Arjen Robben

Arjen Robben

A solid trio of attacking midfielders will give United fits. Robben, Franck Ribery and either Thomas Muller or Toni Kroos are deadly on the attack. Ribery is the talismanic figure, Robben brings pace along the flank while Robben and Kroos are the finishing specialists. Guardiola has the option of going with a 4-3-3 formation that would move Robben and Muller to forward if he desires. The options are plentiful for this Bayern side.

Mario Mandzukic

Mario Mandzukic is a force as the striker for Bayern. Whether he is a lone striker, or joined by his teammates Mandzukic is a force that will cause defenders headaches throughout. Claudio Pizzaro could be used as a substitute if needed.

Manuel Neuer.

Manuel Neuer.

Manuel Neuer usually isn’t that busy, as his teammates usually control possession. But he is reliable when called upon, and is excellent at distributing the ball to his defenders and midfielders.

David Moyes

David Moyes

United manager David Moyes has taken plenty of criticism about his lineup decisions. Whether it be using the wrong formations, or incorrect substitutions,  the overwhelmed United boss has taken plenty of heat from United’s supporters.

Moyes favours a 4-2-3-1 formation, but that just matches up with Bayern. If Moyes wants to make his mark, a 3-5-2 lineup could be the way to go.

Nemanja Vidic

Nemanja Vidic

The back will be without Patrice Evra, who is serving a one-game ban. Rafael and Antonio Valencia are both battling injuries and if they are not fit, it would leave a gaping hole at right back. United will most likely go with Nemanja Vidic in a centre back role with Rio Ferdinand and Phil Jones occupying the wing-backs. Alexander Buttner could see pitch time as a fourth defender but he is a step down in quality from Evra and Valencia in particular. United also won’t have Johnny Evans and Chris Smalling in the lineup due to injuries.

Michael Carrick

Michael Carrick

Michael Carrick is a solid holding midfielder, but he will be under considerable pressure from Bayern’s imposing attacking midfielders. United could go with Marouane Fellini or Tom Cleverley in a defensive midfield spot, even though Cleverley has had a dismal season. Juan Mata would have been a better option, but he is unavailable due to European restrictions.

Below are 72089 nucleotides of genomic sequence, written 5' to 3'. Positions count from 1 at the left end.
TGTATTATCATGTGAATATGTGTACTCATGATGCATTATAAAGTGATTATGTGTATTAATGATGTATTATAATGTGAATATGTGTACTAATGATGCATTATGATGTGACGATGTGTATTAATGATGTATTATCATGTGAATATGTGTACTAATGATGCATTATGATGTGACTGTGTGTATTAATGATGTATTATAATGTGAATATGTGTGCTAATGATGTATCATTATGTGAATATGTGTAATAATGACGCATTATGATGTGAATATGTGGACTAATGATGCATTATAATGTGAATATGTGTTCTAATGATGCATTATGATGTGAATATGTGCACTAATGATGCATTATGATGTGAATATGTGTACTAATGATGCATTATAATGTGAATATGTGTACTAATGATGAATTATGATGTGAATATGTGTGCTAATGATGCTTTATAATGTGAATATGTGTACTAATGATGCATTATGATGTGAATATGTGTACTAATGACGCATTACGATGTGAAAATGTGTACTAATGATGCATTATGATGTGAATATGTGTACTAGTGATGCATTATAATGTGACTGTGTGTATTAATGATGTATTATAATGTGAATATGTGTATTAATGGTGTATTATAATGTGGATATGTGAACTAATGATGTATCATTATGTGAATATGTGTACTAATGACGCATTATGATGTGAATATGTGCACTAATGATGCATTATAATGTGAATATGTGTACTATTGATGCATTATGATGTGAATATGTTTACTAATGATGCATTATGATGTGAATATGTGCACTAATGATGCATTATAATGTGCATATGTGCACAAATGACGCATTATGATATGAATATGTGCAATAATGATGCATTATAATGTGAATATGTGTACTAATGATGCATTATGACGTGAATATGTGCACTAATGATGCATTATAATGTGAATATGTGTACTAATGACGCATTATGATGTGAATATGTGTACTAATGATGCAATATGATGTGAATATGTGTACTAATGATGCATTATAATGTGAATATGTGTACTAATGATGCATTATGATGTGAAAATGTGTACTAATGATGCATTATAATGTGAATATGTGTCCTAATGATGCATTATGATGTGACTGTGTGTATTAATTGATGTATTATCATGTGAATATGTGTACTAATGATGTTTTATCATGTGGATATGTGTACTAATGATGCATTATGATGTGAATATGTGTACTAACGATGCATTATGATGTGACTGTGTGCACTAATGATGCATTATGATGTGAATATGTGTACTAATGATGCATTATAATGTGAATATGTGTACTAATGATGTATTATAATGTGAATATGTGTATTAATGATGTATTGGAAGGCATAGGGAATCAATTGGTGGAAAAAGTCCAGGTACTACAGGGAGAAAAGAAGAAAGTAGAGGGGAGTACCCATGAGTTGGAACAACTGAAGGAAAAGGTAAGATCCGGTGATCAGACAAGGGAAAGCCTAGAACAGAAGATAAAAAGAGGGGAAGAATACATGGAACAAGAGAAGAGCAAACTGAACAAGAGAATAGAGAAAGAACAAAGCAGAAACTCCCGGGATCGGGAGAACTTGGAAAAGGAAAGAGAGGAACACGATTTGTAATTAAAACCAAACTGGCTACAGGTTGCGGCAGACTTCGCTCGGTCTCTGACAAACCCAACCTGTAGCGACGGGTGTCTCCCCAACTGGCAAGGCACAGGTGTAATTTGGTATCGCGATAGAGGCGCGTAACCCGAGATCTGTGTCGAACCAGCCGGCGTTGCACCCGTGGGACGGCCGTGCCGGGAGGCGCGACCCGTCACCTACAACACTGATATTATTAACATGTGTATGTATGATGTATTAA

Shinji Kagawa

Shinji Kagawa

Shinji Kagawa has been a disappointment since United brought him over from Borussia Dortmund, but his familiarity with Bayern Munich could see him in the starting eleven. Danny Welbeck does have 10 goals in all competitions and should see the pitch against Bayern. Ashley Young has had a disappointing season, but he may be forced in due to a lack of depth. Ryan Giggs is another possibility but one wonders if his 40-year-old body can handle the stress.

Wayne Rooney

Wayne Rooney

The one certainty is United’s lineup is Wayne Rooney. There is no doubt that Rooney has been United’s best player this season. His 17 goals in all competitions has been a bright spot, in an otherwise lost season at Old Trafford. Robin Van Persie will be greatly missed, as his knee injury will keep him sidelined for the next six weeks. There is talk the Van Persie will sit out the rest of the season, so he can be healthy for the World Cup. Javier Hernandez is an option at forward, but has struggled trying to find a place in Moyes lineup.

David de Gea

David de Gea

David de Gea has been a dependable keeper, but he has been overworked. The Spanish International was superb in the second leg against Olympiakos, making some brilliant saves to keep United’s hope alive. The pressure will be intense on de Gea, who will have to be on top of his game for United to have any hope.

Prediction:

This was a brilliant matchup in 2010, but the two clubs are going in different directions. That said, there is hope for United. In 2005, Liverpool were having a troubling season in the English Premier League, but played brilliantly in Europe, which led the Reds to a Champions League title. In 2012, Chelsea finished sixth in the Premiership, but had a fantastic run in Europe, which ended with their first Champions League title. So not all hope is lost with United. That said, this is Bayern’s tie to lose. The Bundesliga champions have more depth, and have more quality across the board than United. The Red Devils will need a strong performance in the first leg at Old Trafford to have any chance. But Bayern have been excellent when travelling to England, scoring victories over Manchester City at Etihad Stadium, and Arsenal at the Emirates. It won’t be a blowout, but Bayern Munich wins comfortably, and will advance to the semifinals.

You can follow me on Twitter @jstar1973